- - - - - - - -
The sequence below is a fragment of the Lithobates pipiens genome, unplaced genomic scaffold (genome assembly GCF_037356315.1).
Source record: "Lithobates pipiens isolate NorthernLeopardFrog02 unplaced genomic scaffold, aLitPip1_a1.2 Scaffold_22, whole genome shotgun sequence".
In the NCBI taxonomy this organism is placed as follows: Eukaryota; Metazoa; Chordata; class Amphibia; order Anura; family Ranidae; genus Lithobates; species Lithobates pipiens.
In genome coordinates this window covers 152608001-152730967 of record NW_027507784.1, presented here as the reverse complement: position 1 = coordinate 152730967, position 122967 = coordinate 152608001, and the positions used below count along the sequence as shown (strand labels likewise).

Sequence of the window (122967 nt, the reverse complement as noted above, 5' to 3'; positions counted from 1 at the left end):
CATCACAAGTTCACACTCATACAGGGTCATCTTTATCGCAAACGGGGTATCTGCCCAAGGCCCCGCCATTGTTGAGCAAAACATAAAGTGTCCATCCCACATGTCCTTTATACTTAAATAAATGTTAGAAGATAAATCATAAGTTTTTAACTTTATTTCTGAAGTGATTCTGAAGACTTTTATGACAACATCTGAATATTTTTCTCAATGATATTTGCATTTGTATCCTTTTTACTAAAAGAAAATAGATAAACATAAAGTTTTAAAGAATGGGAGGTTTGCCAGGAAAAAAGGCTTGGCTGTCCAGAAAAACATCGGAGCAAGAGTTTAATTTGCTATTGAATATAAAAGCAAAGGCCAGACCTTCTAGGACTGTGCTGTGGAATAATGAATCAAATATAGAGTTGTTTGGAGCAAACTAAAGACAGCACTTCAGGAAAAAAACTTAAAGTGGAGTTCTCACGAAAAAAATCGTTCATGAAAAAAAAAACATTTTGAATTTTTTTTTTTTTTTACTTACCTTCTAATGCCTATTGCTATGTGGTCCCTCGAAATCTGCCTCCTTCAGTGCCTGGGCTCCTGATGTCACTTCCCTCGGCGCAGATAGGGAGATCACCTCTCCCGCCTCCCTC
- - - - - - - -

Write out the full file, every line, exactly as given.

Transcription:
The sequence below is a fragment of the Lithobates pipiens genome, unplaced genomic scaffold (genome assembly GCF_037356315.1).
Source record: "Lithobates pipiens isolate NorthernLeopardFrog02 unplaced genomic scaffold, aLitPip1_a1.2 Scaffold_22, whole genome shotgun sequence".
In the NCBI taxonomy this organism is placed as follows: Eukaryota; Metazoa; Chordata; class Amphibia; order Anura; family Ranidae; genus Lithobates; species Lithobates pipiens.
In genome coordinates this window covers 152608001-152730967 of record NW_027507784.1, presented here as the reverse complement: position 1 = coordinate 152730967, position 122967 = coordinate 152608001, and the positions used below count along the sequence as shown (strand labels likewise).

Sequence of the window (122967 nt, the reverse complement as noted above, 5' to 3'; positions counted from 1 at the left end):
CATCACAAGTTCACACTCATACAGGGTCATCTTTATCGCAAACGGGGTATCTGCCCAAGGCCCCGCCATTGTTGAGCAAAACATAAAGTGTCCATCCCACATGTCCTTTATACTTAAATAAATGTTAGAAGATAAATCATAAGTTTTTAACTTTATTTCTGAAGTGATTCTGAAGACTTTTATGACAACATCTGAATATTTTTCTCAATGATATTTGCATTTGTATCCTTTTTACTAAAAGAAAATAGATAAACATAAAGTTTTAAAGAATGGGAGGTTTGCCAGGAAAAAAGGCTTGGCTGTCCAGAAAAACATCGGAGCAAGAGTTTAATTTGCTATTGAATATAAAAGCAAAGGCCAGACCTTCTAGGACTGTGCTGTGGAATAATGAATCAAATATAGAGTTGTTTGGAGCAAACTAAAGACAGCACTTCAGGAAAAAAACTTAAAGTGGAGTTCTCACGAAAAAAATCGTTCATGAAAAAAAAAACATTTTGAATTTTTTTTTTTTTTTACTTACCTTCTAATGCCTATTGCTATGTGGTCCCTCGAAATCTGCCTCCTTCAGTGCCTGGGCTCCTGATGTCACTTCCCTCGGCGCAGATAGGGAGATCACCTCTCCCGCCTCCCTC